The costs of pollution-related death and disease are also highly concentrated in developing regions imposing vast costs on national budgets – equivalent to around 1.3% GDP in low-income countries, compared to around 0.5% GDP in high-income countries, and 0.13% GDP globally. Healthcare spending on pollution-related diseases also disproportionately affects lower income countries – accounting for an estimated 7% of health spending in middle-income countries each year, and 1.7% annual spend in high-income countries.
Welfare losses due to deaths and disease from pollution equate to US$4.6 trillion each year (equivalent to 6.2% of global economic output). Proportionately, low-income countries pay 8.3% of their gross national income to pollution-related death and disease, while high-income countries pay 4.5%.
The environmental injustice often violates these people’s human rights.
Pollution, poverty, poor health, and social injustice are deeply intertwined. Pollution and related diseases most often affect the world’s poor and powerless, and victims are often the vulnerable and the voiceless. As a result, pollution threatens fundamental human rights, such as the right to life, health, wellbeing, safe work, as well as protections of children and the most vulnerable
Says Commission author Karti Sandilya, Pure Earth, USA.
In order to tackle pollution, we must prioritise it as an issue that affects us all, integrating it into health planning, and increasing funding to allow more research into pollution, such as monitoring pollution and its effects, and developing ways to control pollution,
says Commission co-lead, Richard Fuller, Pure Earth, USA.
Pollution can be eliminated, and pollution prevention can be highly cost-effective – helping to improve health and extend lifespan, while boosting the economy. This has been seen in high-income and some middle-income countries where legislation has helped to curb the most flagrant forms of pollution, and has led to cleaner air and water, lower blood lead concentrations, removal of hazardous waste sites, and less polluted and more liveable cities, the report further said.
The report suggest that pollution is not the inevitable consequence of economic development, and applying similar legislation and regulation from high-income countries to low- and middle-income countries could help to improve and protect health as countries develop.
Top Photo: Hindustan Times
HP Polls 2017: EC directs parties to use eco-friendly & biodegradable material for publicity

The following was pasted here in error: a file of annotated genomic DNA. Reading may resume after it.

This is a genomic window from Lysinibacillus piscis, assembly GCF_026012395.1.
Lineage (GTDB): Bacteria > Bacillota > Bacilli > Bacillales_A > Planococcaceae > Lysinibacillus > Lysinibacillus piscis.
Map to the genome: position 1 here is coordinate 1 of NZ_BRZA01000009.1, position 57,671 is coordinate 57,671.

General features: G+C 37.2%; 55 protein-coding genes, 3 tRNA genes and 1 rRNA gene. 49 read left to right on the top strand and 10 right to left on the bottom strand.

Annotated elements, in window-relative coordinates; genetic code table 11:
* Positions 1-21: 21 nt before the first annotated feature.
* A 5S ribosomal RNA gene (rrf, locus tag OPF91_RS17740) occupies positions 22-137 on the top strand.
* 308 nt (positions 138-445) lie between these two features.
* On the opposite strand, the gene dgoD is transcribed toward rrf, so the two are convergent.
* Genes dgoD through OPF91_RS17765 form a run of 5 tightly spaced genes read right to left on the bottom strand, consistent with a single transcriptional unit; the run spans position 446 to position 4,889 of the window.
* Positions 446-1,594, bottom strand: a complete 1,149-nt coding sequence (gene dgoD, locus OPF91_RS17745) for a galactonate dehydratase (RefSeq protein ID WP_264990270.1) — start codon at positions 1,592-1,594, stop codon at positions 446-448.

Shimla: With the announcement of the polling and counting date for the General Elections to the Legislative Assembly of Himachal Pradesh would come an environmental menace – waste of publicity material left by party workers during campaigning period. Use of flex boards would be an suitable example.
Considering the fact that the public, administration, and the politicians are least concerned about environmental or visual pollution, it was necessary that the Election Commission interfere here.
In its notification issued regarding the schedule for the elections, the Election Commission of India has included separate direction to all the political parties, contesting candidates and their authorized agents etc. to desist from utilizing environmentally hazardous materials like plastics, polythene etc for the preparation and usage election-related publicity materials.
The EC has directed them to use eco-friendly and bio-degradable substances for preparing election campaign or publicity material.
The EC has directed the DEOs and ROs to emphasize the importance of environment protection and preservation during the meetings with the political parties and contesting candidates. They were also asked to ensure that the the political parties adhere to the instructions of the Commission with regard to the usage of non-eco-friendly materials.
The Commission has directed all the CEOs to instruct all the political parties in their respective states regarding the usage of eco-friendly and biodegradable materials.
The concern of the Commission about the long-term deleterious impact of materials like plastics, polythene etc on the life-giving and life-sustaining environment is worth appreciable provided it is actually followed.
The political parties and their leaders bear the moral and ethical duty of passing instruction to their party-workers to adhere to the EC directions and help keep Himachal clean.